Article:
Finally, attention is re- focused on Gibson's (1997) assertion that the common denominator in special students who have failed to experience success in school is the absence of a significant attachment to a serving adult who will give them the attention and direction needed to flourish. If nothing else, we can correct that situation beginning today.

Literature Review

A reasonable argument can be made that special students come to school with varying degrees of readiness and willingness to learn. Certainly, the educational level of parents, environmental factors, or socio-economic status can influence readiness to learn (Goodlad, 1984; Goodlad & Keating, 1994; Lutz & Iannaccone, 1994). Obviously, these are factors that are largely beyond the immediate control or influence of educational service providers. However, the fact that there are high performing and low-performing schools-with high-performing and low-performing special students in each-suggests that there is something inherent within the school that contributes to the…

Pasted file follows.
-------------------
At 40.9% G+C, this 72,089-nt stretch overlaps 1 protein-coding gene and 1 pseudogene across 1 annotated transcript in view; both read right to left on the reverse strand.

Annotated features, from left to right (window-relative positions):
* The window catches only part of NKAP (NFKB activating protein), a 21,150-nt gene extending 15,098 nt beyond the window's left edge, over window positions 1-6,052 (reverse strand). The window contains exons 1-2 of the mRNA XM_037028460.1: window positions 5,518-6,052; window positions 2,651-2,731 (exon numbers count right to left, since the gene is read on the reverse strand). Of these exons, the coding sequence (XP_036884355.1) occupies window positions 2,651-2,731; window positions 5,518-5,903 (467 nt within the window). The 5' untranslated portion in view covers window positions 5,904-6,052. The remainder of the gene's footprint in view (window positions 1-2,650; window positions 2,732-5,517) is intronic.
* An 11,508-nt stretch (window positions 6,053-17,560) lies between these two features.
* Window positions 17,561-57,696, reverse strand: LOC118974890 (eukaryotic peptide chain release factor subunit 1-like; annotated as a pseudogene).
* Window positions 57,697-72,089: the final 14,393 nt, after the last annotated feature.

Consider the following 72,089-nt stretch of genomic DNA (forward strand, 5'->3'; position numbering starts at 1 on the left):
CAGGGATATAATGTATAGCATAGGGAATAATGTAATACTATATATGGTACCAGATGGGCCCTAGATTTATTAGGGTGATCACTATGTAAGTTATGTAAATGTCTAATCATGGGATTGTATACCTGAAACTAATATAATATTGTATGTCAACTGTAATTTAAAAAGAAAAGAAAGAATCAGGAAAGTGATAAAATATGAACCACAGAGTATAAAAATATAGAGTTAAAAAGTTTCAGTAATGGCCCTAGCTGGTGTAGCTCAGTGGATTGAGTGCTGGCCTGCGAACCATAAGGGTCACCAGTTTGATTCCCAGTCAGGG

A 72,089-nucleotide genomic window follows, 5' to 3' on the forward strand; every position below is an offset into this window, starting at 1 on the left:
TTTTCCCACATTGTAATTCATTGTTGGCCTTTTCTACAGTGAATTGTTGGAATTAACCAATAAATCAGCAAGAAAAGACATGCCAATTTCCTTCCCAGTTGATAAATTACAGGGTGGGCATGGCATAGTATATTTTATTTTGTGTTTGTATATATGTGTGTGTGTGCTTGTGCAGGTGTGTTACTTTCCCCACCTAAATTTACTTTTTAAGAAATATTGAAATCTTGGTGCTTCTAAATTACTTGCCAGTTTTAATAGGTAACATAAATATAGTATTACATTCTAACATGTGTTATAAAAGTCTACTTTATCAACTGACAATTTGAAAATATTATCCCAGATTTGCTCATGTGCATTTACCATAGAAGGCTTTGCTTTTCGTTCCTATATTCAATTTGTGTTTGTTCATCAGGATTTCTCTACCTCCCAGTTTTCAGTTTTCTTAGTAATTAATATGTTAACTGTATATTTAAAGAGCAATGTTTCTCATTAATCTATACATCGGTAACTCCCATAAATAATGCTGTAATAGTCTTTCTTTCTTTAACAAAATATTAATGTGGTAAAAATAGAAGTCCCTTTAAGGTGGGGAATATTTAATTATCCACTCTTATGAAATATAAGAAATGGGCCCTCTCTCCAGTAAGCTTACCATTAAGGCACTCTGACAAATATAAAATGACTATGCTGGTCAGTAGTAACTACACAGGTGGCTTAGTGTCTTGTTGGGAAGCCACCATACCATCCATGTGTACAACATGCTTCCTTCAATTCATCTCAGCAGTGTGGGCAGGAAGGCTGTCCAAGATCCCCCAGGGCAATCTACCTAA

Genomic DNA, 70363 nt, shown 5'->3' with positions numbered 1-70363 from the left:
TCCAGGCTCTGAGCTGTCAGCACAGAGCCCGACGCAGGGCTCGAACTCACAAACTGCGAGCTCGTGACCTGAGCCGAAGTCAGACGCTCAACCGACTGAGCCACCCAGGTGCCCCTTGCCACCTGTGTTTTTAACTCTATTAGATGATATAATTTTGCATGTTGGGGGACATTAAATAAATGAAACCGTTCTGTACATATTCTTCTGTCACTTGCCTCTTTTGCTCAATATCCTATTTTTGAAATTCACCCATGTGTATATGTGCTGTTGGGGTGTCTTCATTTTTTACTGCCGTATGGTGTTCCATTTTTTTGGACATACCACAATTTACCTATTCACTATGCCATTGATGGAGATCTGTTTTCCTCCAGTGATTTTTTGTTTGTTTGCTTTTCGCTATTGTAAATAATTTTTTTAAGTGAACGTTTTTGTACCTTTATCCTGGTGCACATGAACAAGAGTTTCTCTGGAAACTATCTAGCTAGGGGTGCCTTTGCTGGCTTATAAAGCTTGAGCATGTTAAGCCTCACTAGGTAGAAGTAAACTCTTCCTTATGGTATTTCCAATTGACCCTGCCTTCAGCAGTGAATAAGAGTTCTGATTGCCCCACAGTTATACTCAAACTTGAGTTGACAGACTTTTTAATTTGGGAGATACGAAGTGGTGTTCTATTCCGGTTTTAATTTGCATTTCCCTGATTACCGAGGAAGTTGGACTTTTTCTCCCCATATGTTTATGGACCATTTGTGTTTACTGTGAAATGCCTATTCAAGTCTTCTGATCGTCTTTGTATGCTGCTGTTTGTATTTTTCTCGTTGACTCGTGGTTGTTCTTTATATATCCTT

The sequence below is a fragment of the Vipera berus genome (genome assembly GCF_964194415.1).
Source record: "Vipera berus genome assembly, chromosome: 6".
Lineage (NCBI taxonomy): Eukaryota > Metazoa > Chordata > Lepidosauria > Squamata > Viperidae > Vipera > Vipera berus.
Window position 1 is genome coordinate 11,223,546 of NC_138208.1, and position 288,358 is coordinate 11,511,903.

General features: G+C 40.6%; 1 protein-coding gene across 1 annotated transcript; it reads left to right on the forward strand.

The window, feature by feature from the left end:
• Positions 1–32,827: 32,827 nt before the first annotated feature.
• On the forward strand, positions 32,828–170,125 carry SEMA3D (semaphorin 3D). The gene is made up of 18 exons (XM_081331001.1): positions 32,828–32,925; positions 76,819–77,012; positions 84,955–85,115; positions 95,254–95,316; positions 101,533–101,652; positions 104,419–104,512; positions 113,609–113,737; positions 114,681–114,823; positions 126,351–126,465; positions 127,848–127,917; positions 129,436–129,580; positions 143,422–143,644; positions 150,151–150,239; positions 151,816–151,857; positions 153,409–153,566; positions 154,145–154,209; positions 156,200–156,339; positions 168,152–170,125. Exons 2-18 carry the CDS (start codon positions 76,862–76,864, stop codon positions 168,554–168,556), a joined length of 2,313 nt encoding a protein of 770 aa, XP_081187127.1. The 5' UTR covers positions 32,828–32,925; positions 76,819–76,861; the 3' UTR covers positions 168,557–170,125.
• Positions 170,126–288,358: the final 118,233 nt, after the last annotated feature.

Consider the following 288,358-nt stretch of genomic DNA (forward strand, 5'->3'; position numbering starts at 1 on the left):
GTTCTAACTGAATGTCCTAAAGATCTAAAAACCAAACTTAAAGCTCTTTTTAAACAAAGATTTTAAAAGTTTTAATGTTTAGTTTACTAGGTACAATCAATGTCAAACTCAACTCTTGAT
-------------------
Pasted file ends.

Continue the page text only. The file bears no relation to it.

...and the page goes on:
Sources Used in Documents:


Albom, M. (1997). Tuesdays with Morrie. New York: Doubleday.

Bandura, A. (1994). Self-efficacy. Retrieved August 31, 2004 from

Bandura, A. (2000). Cultivating self-efficacy for personal and organizational effectiveness. In E.A. Locke (Ed.), The Blackwell handbook of principles of organizational behavior (pp.120-136). Oxford, UK: Blackwell Publishers.

Bassey, M. (1999). Case study research in educational settings. Buckingham, UK: Open University Press.